DID is an especially rare psychiatric diagnosis, almost unheard of in youth. Previously known as “multiple personality disorder,” it involves various personalities, known as “alters,” that are often very different—such as being different ages or genders—and the notion that some alters don’t remember actions taken when other alters are in control.
Despite being so rare, though, especially in kids, social media has exploded with a DID community, including a group called “plurals” who glamorize and sexualize the diagnosis, according to the researchers. While DID in real life is associated with the experience of significant, long-lasting trauma, DID in the social media world is not necessarily so. Instead, it seems to be a way for kids to claim uniqueness and experiment with different identities.
The researchers write that once someone self-diagnoses after viewing social media content, they can then express that “illness” as part of their identity online, receiving positive feedback from a community who romanticize it as something that makes the person—paradoxically—special, just like everyone else in that community.
“There has been a recognition of vast online ‘neurodivergence’ ecosystem in which classical mental illness symptoms and diagnoses are viewed less as mental health concerns that require professional attention, but rather as consumer identities or character traits that make individuals sharper and more interesting than others around them,” the researchers write.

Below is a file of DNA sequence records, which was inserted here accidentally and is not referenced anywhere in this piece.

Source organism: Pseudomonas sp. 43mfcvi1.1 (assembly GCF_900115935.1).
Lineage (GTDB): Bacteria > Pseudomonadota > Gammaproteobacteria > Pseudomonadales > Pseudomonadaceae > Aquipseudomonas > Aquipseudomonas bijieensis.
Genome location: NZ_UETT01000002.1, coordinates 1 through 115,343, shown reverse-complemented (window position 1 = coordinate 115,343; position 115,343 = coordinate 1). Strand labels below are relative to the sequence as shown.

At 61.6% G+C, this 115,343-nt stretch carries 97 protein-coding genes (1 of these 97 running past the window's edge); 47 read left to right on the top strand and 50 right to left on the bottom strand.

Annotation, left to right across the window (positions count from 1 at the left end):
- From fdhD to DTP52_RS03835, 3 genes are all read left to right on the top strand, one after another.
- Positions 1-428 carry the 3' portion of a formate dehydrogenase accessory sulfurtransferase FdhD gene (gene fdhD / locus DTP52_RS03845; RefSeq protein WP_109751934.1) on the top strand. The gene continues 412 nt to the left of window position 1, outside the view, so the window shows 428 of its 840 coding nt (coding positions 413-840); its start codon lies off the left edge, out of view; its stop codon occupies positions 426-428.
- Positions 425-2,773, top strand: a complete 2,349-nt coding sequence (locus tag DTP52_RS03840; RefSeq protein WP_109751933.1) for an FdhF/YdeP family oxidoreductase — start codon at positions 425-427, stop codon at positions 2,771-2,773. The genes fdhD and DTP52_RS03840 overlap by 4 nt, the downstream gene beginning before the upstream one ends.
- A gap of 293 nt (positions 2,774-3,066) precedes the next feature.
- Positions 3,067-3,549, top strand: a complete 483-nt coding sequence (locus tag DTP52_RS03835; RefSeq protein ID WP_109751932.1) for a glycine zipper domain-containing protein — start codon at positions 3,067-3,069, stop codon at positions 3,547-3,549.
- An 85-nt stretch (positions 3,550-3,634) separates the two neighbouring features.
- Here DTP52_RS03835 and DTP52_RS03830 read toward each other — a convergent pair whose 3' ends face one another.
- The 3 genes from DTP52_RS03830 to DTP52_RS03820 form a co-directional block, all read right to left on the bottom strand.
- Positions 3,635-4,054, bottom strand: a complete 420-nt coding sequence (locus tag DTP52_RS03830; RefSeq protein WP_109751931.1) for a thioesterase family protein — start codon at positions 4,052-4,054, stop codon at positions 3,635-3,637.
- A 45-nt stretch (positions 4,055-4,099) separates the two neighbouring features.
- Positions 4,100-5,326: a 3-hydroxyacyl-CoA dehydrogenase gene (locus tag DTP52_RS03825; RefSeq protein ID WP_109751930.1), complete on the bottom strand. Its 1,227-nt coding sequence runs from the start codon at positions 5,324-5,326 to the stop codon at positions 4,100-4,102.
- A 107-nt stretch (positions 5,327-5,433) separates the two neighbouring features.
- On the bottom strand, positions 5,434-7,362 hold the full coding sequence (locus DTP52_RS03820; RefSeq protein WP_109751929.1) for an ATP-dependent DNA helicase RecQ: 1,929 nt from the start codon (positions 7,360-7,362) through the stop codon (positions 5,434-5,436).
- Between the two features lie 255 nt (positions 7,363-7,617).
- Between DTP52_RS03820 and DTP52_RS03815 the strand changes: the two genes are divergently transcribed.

Over time, despite never actually meeting the criteria for the “illness,” kids incorporate it into part of how they see themselves and express it themselves in online communities. Thus, the psychiatric diagnosis is reified and spread without even needing a psychiatrist to give the diagnosis.
The researchers write:
“The increasingly algorithmic and audiovisually immersive social media environment is a scopic medium in which various ‘neurodivergent’ or sick role identities or personas can be claimed at will, at any given moment—with no antecedent biological basis or tether to empirical reality—with positive social and emotional reinforcement and resonance from the associated online community (e.g., via the use of hashtags; user-to-user sharing and amplification of content). This social and emotional resonance may amplify and reinforce identification with the persona and may even predict later behaviors in line with it.”
What does this mean for the notion that “mental illness” is “stigmatized,” and we need to “raise awareness” and “normalize” it?
Haltigan, J. D., Pringsheim, T. M., & Rajkumar, G. (2023). Social media as an incubator of personality and behavioral psychopathology: Symptom and disorder authenticity or psychosomatic social contagion? Comprehensive Psychiatry, 121, 152362. https://doi.org/10.1016/j.comppsych.2022.152362 (Link)